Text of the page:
A new episode of Astronauts Wives Club airs tonight! I am very excited about this and I am hoping tonight’s episode has more food footage in it. Episode 3 was pretty light on the food, but that doesn’t mean it wasn’t there. Here is all the food that was made, but that you didn’t get to see in the background.
I am happy to bring you some close-ups of this food courtesy of food stylist Emily Marshall, who worked like crazy to make sure that the food from Astronauts Wives Club was the most mid-century it could be! So, let’s dig in!
What a cutie this guy is! According to Emily, she made this one and froze it ahead of time, pulling it from the freezer at the last minute and putting the pretzels into pre-poked pretzel holes.
This next set of food is from Rene’s luncheon, which was out of focus in the background of some scenes, so you really didn’t get a good look at it. Which is a shame, because this coleslaw gelatin mold (aka Perfection Salad) with tuna salad in the center is…well…perfection.
2 envelopes unflavored gelatine
1/2 cup sugar
1 teaspoon salt
1 can (12 oz) apple juice
1/2 cup lemon juice
2 tablespoons vinegar
1 cup shredded carrot
1 cup sliced celery
1 cup finely shredded cabbage
1/2 cup chopped green pepper
1 can (4 oz) chopped pimiento
1. In small saucepan, combine gelatine, sugar, and salt; mix well.
2. Add 1 cup water. Heat over low heat, stirring constantly, until sugar and gelatine are dissolved. Remove from heat.
3. Stir in apple juice, lemon juice, vinegar, and 1/4 cup cold water. Pour into medium bowl. Refrigerate 1 hour, or until mixture is consistency of unbeaten egg white.
4. Add carrot, celery, cabbage, green pepper, and pimiento; stir until well combined.
5. Turn into decorative, 1 1/2-quart mold. Refrigerate 4 hours,or until firm.
6. To unmold: Run small spatula around edge of mold; invert onto serving plate. Place hot dishcloth over mold; shake gently to release. Repeat, if necessary. Lift off mold. refrigerate until ready to serve.
Cold Cut Plate
This lovely thing was inspired by a French’s ad.
Green Salad With Hard-Boiled Eggs
Surf ‘N Turf Dinner
The next set of plates are some of my favorites so far. I know that sounds strange with all of the gelatin molds I’ve been flinging about, but growing up in Wisconsin I ate a lot of meals like this when we went out to “fancy” restaurants. That is a plate of nostalgia right there! These were used during the restaurant/bar scenes involving Trudy, and later Scott Carpenter.
Here is a recipe for macaroni salad, if you feel like whipping up a nostalgia plate of your own to go along with your next steak. It is from the Sexton Cookbook and is, appropriately for a restaurant, scaled for 50 servings.
These plates were inspired by a Howard Johnson’s ad, which I absolutely love!
Triple Layer Cake
This lovely cake makes my mouth water. And I swear it isn’t just because of the dish it is being served on. I LOVE mid-century dishes!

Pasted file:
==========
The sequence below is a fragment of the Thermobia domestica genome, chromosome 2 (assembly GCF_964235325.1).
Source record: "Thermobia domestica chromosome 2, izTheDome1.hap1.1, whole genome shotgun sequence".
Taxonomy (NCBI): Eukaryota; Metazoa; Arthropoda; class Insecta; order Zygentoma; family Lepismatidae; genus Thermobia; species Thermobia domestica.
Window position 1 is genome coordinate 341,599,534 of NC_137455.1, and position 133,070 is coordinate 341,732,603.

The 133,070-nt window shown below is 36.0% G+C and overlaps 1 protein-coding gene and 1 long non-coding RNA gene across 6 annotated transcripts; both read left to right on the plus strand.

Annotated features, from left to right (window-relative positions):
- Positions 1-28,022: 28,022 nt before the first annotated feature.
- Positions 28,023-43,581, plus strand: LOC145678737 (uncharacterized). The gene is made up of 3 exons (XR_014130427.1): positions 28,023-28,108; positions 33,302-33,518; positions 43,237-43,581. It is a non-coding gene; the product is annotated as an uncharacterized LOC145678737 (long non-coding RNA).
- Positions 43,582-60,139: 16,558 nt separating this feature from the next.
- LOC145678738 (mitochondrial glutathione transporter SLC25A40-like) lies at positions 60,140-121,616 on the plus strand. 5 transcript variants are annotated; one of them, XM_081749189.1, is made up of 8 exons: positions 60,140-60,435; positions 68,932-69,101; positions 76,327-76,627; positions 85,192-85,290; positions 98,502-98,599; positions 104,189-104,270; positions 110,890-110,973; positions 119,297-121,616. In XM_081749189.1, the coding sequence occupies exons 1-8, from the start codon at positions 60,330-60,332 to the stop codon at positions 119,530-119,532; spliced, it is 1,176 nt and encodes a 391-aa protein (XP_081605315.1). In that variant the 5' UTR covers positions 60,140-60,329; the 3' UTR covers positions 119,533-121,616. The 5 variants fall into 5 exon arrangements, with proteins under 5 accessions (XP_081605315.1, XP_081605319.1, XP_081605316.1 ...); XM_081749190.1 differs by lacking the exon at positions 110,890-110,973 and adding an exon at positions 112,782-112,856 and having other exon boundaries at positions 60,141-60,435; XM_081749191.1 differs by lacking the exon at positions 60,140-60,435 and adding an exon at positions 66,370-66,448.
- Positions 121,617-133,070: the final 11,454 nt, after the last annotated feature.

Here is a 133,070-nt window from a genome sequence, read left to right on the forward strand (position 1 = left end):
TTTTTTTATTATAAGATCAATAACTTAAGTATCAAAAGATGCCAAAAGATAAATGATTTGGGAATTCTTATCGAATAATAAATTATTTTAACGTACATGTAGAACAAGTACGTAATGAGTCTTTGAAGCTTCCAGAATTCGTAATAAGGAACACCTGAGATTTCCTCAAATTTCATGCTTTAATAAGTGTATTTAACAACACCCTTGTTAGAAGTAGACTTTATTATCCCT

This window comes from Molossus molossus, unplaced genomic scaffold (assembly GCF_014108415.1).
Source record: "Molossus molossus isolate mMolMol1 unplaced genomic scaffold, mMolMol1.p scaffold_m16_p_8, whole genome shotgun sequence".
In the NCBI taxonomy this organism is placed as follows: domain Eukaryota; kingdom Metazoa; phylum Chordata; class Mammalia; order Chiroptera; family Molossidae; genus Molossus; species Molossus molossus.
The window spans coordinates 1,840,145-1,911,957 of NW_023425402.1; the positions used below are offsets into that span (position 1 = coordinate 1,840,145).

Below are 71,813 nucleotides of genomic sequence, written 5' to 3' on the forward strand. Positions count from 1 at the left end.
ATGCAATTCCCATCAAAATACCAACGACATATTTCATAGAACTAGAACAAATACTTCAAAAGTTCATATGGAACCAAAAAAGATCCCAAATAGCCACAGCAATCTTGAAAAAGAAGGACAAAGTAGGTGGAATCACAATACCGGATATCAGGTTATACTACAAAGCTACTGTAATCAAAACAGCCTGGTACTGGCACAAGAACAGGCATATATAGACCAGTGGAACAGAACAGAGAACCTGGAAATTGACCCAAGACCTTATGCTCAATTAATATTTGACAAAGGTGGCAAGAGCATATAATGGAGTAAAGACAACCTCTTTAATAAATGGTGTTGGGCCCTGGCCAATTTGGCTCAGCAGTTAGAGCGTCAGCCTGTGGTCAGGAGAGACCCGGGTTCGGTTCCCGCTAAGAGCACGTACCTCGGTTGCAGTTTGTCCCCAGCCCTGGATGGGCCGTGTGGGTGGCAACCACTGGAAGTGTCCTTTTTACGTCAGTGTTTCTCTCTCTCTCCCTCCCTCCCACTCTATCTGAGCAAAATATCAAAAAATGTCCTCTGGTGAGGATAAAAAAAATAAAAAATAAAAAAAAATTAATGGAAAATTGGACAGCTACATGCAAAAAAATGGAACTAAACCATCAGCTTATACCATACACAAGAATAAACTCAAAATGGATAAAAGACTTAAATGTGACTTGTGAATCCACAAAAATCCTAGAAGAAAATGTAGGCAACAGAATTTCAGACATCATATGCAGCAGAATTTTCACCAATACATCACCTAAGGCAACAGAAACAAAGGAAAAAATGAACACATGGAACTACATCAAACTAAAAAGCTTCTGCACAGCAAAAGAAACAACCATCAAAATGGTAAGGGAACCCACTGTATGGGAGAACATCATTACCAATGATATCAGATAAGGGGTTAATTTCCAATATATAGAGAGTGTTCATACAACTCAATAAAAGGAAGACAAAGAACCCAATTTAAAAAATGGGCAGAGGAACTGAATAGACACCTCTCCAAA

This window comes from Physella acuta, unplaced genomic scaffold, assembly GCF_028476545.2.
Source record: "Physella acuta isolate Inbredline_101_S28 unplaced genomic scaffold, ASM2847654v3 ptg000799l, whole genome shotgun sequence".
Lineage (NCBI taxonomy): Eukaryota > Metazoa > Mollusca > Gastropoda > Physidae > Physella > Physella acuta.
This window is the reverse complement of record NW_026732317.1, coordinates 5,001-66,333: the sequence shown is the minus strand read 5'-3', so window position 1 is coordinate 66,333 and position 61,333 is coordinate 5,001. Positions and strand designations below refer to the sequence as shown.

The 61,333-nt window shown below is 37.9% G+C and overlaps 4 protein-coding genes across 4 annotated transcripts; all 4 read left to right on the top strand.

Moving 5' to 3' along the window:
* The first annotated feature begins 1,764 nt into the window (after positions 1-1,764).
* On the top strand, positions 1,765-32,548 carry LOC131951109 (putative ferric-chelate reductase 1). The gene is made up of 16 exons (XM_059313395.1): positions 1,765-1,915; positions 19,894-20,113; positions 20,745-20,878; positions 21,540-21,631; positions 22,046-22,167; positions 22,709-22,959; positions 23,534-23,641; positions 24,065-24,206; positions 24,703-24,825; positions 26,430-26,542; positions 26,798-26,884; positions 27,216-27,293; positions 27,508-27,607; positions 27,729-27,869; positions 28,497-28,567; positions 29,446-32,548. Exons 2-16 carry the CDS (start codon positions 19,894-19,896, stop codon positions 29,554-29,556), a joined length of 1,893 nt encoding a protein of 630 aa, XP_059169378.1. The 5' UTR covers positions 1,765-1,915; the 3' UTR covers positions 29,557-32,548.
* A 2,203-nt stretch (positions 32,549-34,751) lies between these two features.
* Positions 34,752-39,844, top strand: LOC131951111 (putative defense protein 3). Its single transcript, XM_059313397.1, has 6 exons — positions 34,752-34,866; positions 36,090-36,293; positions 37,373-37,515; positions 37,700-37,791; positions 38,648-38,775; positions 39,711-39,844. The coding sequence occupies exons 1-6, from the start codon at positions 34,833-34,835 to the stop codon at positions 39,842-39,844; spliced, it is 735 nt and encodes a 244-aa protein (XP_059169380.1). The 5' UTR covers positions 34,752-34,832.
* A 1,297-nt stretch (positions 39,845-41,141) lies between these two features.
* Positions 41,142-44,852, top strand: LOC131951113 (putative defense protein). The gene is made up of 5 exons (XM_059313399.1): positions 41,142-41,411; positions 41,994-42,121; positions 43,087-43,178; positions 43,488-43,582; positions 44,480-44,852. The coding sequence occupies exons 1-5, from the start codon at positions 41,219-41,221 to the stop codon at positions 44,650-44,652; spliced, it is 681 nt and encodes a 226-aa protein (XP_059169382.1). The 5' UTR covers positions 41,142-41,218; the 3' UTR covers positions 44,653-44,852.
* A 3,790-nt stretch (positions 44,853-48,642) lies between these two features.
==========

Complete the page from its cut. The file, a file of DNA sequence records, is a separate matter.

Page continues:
In any case, this isn’t exactly the same cake recipe as the one Emily used, but you will get a similar-looking two layer cake, especially if you drop some orange food coloring into one pan. And the frosting is serious the best. This is from Favorite Foods, a community cookbook put out by the Lutheran Children’s Friend Auxiliary of Michigan in 1967.
A big thanks to Emily Marshall, who was so generous in sharing all her awesomely styled food pictures! And if you like this and want to see more, make sure to tune in tonight at 8 pm on ABC to watch more of Emily’s food in Astronaut Wives Club, and come back next week when we showcase food from Episode 4!
I am SO making that cheese porcupine the next time there is a party to go to!
Very cool. Half of this food looks edible. I definitely would eat the steak and potato any night. Yum!
My great aunt used to make perfection salad for every family gathering. She included sliced pimento-stuffed olives. Ugh! My sisters and I don’t like jello with chunks in it so we didn’t touch it. But, my dad ate it. Every. Single. Time. As I recall, Mona (that’s the aunt) didn’t use a mold. She just put it in a bowl and had people scoop it out with a spoon.
I’m totally making that adorable porcupine. With the original Spanish olives because nothing says retro like stuffed olives.
Again, I have one s m a l l quibble (and PLEASE tell me if you don’t want to know this stuff!).
Cherry tomatoes hadn’t yet been invented.
We can pretend they are spiced crabapples. 🙂
Speaking of which, do they sell these anymore? I have looked high and low in my supermarkets in Michigan and haven’t been able to find spiced crabapples. It seems like they were very popular in the 1950s and early 1960s, and I need them to test some recipes!
Best show ever! I love the clothes, the food, the furnishings. OMG!
Spiced crabapples might be a seasonal thing, my grandmother always had them on the relish tray at Thanksgiving. You might have to call around some stores and ask if they have them (be very specific) and where in the store they might be. Or do like I do and order online!
Yes, there were cherry tomatoes in the 60s (and earlier). Not sure when they became popular, but my grandpa grew them in his garden before I was born and we had cherry tomatoes at picnics throughout the 60s. Us kids loved them because they were bitesized.
In the macaroni salad recipe… 3 quarts celery, 1/3 cup onion. Now that is an unusual ratio.
I think “Madmen” got the feeling of the era pretty well too.